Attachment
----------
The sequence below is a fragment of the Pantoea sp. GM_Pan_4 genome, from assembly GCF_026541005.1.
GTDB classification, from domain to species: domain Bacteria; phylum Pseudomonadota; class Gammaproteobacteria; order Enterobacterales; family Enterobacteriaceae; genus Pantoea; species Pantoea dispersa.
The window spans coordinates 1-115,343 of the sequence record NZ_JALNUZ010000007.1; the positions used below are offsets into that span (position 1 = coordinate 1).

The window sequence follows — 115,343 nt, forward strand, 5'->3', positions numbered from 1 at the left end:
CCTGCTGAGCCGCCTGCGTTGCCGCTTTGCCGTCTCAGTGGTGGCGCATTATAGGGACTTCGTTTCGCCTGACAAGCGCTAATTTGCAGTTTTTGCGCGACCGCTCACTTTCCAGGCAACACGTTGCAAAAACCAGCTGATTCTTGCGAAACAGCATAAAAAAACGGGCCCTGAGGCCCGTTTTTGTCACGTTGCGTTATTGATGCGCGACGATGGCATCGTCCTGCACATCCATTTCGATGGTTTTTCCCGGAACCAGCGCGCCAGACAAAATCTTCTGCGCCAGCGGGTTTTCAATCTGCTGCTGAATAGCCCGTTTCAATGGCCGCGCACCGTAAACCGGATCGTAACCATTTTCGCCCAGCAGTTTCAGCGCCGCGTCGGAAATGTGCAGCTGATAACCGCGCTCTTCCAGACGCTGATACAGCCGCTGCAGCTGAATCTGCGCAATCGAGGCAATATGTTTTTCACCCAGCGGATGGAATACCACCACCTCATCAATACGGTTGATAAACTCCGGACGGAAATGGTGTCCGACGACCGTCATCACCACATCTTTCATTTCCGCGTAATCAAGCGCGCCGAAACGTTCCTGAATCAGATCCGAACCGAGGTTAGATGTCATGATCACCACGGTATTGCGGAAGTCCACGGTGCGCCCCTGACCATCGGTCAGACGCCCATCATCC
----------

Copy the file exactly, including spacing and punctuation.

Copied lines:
The sequence below is a fragment of the Pantoea sp. GM_Pan_4 genome, from assembly GCF_026541005.1.
GTDB classification, from domain to species: domain Bacteria; phylum Pseudomonadota; class Gammaproteobacteria; order Enterobacterales; family Enterobacteriaceae; genus Pantoea; species Pantoea dispersa.
The window spans coordinates 1-115,343 of the sequence record NZ_JALNUZ010000007.1; the positions used below are offsets into that span (position 1 = coordinate 1).

The window sequence follows — 115,343 nt, forward strand, 5'->3', positions numbered from 1 at the left end:
CCTGCTGAGCCGCCTGCGTTGCCGCTTTGCCGTCTCAGTGGTGGCGCATTATAGGGACTTCGTTTCGCCTGACAAGCGCTAATTTGCAGTTTTTGCGCGACCGCTCACTTTCCAGGCAACACGTTGCAAAAACCAGCTGATTCTTGCGAAACAGCATAAAAAAACGGGCCCTGAGGCCCGTTTTTGTCACGTTGCGTTATTGATGCGCGACGATGGCATCGTCCTGCACATCCATTTCGATGGTTTTTCCCGGAACCAGCGCGCCAGACAAAATCTTCTGCGCCAGCGGGTTTTCAATCTGCTGCTGAATAGCCCGTTTCAATGGCCGCGCACCGTAAACCGGATCGTAACCATTTTCGCCCAGCAGTTTCAGCGCCGCGTCGGAAATGTGCAGCTGATAACCGCGCTCTTCCAGACGCTGATACAGCCGCTGCAGCTGAATCTGCGCAATCGAGGCAATATGTTTTTCACCCAGCGGATGGAATACCACCACCTCATCAATACGGTTGATAAACTCCGGACGGAAATGGTGTCCGACGACCGTCATCACCACATCTTTCATTTCCGCGTAATCAAGCGCGCCGAAACGTTCCTGAATCAGATCCGAACCGAGGTTAGATGTCATGATCACCACGGTATTGCGGAAGTCCACGGTGCGCCCCTGACCATCGGTCAGACGCCCATCATCC